They’ve been “a little bit pregnant” for well nigh unto three years. Until last week’s “Alea iacta est” declaration from Nancy Pelosi, however, Democrats had a way of eliding that fact for political purposes, while still claiming in court the privileges of an impeachment probe. Pelosi’s declaration stripped away that fig leaf, and now Trump wants Pelosi to fish or cut bait.

A full House vote to start an impeachment inquiry therefore holds lower risk for Trump than his current predicament. If the full House does vote to launch a formal impeachment inquiry, then it will look like the effort to remove him has gained momentum … which it unquestionably has, but only among Democrats. However, it will then force Pelosi to adopt formal impeachment processes, outlined in detail by Kevin McCarthy yesterday, that will afford the GOP and the White House a lot more input and control than either have in the current, chaotic ad hoc process. Most if not all of that reflects historical norms and basic fairness within the American legal/judicial process, but it necessarily will require a restart and a slower pace going forward, neither of which Pelosi would prefer.

This triple-dog-dare only works if the Trump administration can make good on its threat to completely cut off cooperation without a formal inquiry. It’s unlikely that courts will curtail committee subpoena powers in that kind of a standoff, but the White House can certainly stall House Democrats in court for quite a while first. Courts have already expressed some skepticism about giving the House the range they demand without opening up a formal impeachment process first.

So far, Democrats don’t think much of McCarthy’s demands or of Trump’s briar-patch play, Fox reported:

A senior Democratic aide told Fox News on Thursday, “As we continue to follow the facts, it would behoove the president to come up with something more persuasive than Kevin McCarthy’s pathetic and bogus process arguments,” following reports of the White House’s letter to Pelosi, first reported by Axios.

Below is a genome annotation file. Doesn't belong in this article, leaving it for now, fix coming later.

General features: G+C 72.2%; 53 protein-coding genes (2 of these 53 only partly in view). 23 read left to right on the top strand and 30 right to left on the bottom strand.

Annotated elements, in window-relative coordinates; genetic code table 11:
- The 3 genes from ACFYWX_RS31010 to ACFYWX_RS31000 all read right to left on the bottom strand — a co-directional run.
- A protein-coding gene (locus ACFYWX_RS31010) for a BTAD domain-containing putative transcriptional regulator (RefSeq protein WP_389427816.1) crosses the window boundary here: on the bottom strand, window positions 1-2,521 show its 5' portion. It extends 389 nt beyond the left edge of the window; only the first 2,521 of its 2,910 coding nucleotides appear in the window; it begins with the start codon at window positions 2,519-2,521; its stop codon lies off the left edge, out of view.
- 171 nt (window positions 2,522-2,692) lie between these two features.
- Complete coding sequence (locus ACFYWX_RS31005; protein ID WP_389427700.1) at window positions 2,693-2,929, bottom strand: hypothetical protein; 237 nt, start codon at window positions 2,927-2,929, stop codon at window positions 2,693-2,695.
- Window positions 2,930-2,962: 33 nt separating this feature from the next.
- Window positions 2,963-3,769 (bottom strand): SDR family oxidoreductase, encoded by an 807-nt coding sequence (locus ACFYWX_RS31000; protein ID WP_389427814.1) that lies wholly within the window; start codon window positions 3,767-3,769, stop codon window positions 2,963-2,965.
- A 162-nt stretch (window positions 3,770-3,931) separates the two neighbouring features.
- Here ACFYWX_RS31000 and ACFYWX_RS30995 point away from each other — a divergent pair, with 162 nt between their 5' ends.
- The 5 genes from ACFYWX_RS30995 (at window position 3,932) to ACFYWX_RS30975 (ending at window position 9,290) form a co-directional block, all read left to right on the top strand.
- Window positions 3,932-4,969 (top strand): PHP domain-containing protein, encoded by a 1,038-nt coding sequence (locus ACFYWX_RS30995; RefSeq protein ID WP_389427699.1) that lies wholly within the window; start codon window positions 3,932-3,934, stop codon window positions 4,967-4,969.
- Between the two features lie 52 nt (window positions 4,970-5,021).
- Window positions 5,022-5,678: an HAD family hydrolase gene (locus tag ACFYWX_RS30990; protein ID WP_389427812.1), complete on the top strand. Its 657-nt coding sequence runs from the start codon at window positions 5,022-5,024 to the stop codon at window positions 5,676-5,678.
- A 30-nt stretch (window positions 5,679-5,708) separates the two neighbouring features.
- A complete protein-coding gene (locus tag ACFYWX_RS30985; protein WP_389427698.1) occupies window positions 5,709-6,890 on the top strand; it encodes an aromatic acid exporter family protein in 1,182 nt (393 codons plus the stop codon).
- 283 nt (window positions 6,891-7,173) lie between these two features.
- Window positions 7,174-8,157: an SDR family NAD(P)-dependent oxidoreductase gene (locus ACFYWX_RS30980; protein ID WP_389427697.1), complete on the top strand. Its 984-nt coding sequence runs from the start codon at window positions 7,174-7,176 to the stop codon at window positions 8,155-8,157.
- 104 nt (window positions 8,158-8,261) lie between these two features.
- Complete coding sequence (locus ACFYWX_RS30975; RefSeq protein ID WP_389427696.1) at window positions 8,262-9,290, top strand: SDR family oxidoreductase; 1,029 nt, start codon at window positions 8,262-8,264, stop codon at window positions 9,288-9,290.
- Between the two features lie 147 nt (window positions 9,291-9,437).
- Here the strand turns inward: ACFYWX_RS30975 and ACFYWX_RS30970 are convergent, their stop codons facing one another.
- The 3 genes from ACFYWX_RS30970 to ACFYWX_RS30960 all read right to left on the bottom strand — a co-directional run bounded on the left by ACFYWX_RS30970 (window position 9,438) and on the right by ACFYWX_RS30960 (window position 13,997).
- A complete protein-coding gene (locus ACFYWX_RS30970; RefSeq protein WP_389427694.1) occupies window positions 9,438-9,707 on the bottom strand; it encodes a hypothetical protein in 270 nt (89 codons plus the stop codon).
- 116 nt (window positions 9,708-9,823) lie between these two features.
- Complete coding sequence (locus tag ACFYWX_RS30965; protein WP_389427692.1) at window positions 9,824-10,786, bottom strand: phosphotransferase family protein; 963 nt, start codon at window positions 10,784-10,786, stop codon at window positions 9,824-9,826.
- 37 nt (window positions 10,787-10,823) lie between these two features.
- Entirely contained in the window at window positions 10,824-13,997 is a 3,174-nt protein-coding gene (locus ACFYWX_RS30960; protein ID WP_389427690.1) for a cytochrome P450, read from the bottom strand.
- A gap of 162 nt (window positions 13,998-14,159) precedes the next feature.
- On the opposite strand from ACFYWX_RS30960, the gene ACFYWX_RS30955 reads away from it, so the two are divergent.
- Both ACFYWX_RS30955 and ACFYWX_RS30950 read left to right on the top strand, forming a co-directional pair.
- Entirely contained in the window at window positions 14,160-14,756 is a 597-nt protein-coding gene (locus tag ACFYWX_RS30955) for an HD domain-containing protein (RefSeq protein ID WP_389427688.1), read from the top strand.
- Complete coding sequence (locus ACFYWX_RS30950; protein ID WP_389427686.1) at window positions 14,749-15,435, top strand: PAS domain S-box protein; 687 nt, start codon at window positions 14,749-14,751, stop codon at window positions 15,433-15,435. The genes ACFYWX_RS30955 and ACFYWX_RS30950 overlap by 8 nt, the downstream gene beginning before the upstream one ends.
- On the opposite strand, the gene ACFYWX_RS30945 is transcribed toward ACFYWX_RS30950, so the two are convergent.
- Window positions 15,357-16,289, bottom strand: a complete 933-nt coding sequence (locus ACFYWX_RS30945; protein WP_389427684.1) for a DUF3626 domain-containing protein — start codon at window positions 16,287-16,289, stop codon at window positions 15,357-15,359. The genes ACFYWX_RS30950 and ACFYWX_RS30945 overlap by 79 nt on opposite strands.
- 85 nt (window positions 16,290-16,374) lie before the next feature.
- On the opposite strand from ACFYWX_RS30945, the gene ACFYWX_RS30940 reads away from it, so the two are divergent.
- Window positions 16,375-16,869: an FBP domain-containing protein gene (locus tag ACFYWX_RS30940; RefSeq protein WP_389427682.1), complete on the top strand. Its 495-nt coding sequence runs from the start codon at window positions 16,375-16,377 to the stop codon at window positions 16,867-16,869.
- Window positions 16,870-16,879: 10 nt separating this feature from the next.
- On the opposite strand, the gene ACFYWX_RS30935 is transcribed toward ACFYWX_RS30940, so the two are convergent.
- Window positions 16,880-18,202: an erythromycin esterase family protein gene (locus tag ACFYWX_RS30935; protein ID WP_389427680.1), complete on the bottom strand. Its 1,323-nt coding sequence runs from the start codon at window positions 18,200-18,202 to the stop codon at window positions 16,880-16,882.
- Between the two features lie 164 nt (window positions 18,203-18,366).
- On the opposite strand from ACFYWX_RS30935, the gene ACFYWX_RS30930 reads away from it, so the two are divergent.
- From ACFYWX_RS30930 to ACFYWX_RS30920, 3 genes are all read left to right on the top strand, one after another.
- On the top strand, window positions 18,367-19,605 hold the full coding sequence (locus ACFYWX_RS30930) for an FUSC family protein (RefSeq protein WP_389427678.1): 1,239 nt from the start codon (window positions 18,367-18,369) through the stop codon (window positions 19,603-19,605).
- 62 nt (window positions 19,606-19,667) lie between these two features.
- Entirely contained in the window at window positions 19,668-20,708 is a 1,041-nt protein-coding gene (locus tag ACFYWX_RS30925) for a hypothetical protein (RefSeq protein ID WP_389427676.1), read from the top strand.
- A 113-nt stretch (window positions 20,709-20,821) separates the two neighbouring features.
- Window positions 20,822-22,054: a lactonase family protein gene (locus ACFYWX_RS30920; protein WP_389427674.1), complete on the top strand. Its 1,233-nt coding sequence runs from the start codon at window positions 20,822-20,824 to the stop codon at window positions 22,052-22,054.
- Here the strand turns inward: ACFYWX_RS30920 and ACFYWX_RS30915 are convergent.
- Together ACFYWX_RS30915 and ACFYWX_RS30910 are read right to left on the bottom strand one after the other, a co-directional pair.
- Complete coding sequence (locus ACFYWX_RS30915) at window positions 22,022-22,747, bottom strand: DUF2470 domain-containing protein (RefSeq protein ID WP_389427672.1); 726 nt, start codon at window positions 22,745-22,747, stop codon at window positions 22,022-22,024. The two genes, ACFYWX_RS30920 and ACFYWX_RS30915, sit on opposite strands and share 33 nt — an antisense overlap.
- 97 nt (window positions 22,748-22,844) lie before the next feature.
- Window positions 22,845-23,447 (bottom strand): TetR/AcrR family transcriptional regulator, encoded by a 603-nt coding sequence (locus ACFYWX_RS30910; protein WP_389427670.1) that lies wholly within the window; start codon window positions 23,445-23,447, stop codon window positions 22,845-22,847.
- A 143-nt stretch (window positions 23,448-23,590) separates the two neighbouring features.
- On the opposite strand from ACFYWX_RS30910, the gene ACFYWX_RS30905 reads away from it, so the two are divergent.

“Given that the president just this morning on national television urged yet another foreign government to meddle in our upcoming 2020 elections, we would think the White House would want to mount a rigorous defense of the president’s clear betrayal of his oath of office,” the aide said.

True, but they’d also like a fair opportunity to mount that defense. Why would Democrats object to that?

The post Trump to Pelosi: I triple-dog-dare ya to hold impeachment-inquiry vote appeared first on Hot Air.

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Paul Sperry Report: Whistleblower Dug Up Dirt in Ukraine About Trump and Manafort During 2016 Campaign

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FILE- In this Feb. 5, 2018, file photo, Rep. Adam Schiff, D-Calif., ranking member of the House Committee on Intelligence, pauses while speaking during a media availability after a closed-door meeting of the House Intelligence Committee on Capitol Hill in Washington. Two weeks after President Donald Trump blocked its full release, the House Intelligence Committee published on Saturday, Feb. 24, a partially blacked-out version of a classified Democratic memo aiming to counter a GOP narrative that the FBI and Justice Department conspired against Trump as they investigated his ties to Russia. (AP Photo/Alex Brandon, File)